GPS tracking technology has been used to reduce the number of people living with dementia going missing.
Around 60 people used the technology in Hampshire, with Portsmouth City Council saying it is ‘reviewing’ its use of technology and will look at a study that showed a reduction in police call-outs to sufferers issued with the technology.
Hampshire police’s Dave Brown said of the people issued with the technology, there had been a 65 per cent decrease in them being reported missing to police.
The scheme is currently not running in Portsmouth, but social care bosses have said they will look at a study carried out by academics into the GPS scheme, which runs on police referrals.
A Portsmouth City Council spokesman said: ‘This isn’t something we use at the moment, but we’re reviewing our use of technology in social care and we’ll be looking at this study carefully as part of that.’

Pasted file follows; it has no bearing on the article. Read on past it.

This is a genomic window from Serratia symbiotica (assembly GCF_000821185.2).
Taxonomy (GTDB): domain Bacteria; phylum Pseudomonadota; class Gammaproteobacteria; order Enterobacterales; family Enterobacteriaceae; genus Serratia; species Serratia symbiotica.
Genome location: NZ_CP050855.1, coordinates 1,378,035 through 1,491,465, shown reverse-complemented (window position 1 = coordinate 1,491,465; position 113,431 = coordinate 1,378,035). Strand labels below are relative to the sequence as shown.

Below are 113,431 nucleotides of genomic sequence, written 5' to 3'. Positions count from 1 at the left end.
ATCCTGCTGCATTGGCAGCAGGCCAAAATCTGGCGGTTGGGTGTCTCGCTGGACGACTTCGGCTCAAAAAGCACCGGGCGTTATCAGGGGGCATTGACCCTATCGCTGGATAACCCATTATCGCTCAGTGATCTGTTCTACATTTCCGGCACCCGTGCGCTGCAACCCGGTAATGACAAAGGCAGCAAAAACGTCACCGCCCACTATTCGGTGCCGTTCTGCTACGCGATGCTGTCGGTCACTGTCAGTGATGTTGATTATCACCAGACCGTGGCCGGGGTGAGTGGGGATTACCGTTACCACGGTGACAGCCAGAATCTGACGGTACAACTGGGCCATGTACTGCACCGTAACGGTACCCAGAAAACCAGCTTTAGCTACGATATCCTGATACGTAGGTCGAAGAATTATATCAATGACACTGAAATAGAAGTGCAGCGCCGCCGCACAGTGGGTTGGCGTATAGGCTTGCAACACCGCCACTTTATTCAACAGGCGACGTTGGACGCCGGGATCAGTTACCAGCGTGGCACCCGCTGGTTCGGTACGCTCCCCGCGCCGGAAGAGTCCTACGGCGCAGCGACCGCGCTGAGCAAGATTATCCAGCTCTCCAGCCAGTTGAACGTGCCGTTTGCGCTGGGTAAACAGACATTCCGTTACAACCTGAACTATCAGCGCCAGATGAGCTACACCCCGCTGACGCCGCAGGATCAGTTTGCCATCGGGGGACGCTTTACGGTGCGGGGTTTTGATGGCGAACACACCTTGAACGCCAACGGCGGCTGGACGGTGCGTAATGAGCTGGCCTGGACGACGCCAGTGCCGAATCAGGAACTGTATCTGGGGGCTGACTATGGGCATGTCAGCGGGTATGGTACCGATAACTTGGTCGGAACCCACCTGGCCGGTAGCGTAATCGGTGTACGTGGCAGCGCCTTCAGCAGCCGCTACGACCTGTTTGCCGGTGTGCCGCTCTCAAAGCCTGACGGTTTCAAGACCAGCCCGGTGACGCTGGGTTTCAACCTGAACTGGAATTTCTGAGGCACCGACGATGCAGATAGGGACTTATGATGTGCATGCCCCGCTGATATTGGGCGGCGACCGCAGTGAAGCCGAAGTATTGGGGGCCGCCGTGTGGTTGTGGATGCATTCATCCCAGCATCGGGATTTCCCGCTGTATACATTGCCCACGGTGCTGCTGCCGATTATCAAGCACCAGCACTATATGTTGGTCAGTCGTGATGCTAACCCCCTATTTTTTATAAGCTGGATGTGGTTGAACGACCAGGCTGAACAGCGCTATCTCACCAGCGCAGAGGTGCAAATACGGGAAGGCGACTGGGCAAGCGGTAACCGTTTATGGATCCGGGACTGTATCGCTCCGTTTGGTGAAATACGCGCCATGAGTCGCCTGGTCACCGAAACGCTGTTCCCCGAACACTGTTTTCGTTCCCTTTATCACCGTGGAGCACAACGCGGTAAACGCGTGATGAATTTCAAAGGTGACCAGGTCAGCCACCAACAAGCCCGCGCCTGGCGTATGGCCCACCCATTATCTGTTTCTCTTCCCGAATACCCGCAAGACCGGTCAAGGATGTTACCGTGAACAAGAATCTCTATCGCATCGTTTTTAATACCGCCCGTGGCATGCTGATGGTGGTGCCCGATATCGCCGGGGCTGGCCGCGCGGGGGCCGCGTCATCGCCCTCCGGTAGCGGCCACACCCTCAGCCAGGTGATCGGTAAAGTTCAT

A Hampshire County Council spokeswoman said 60 people used the GPS technology in the county – but could not say in which areas.
She said patients, or those legally empowered to make such decisions on their behalf, had consented to use the Oysta Pearl device. It can set off an alert if a person leaves a preset area.
Academics have recommended people with dementia should have access to GPS for use by family and police.
Around 500,000 people in the UK have dementia, with 40 per cent getting lost, and 25,000 repeatedly lost. Half of those who repeatedly go missing for more than 24 hours die or are seriously hurt.
Dr Ruth Bartlett, who led the study, said: ‘With increasing numbers of people with dementia living at home and increasing acceptance and usage of digital devices, the use of GPS technologies (amongst others) is likely to expand rapidly.
‘We have been able to show that people who saw a direct benefit to using the device were more likely to want to use it and valued using it.
‘However, it is clear that people need technical support to use such devices and a lot of information can be gained from going out walking with the person. GPS is not fail safe but can help locate a person quickly and subsequently saves lives.’
The scheme, called Operation Magnet, was taken on in Hampshire in 2016. Last year Southampton started using it too.
The Alzheimer’s Society funded the University of Southampton research.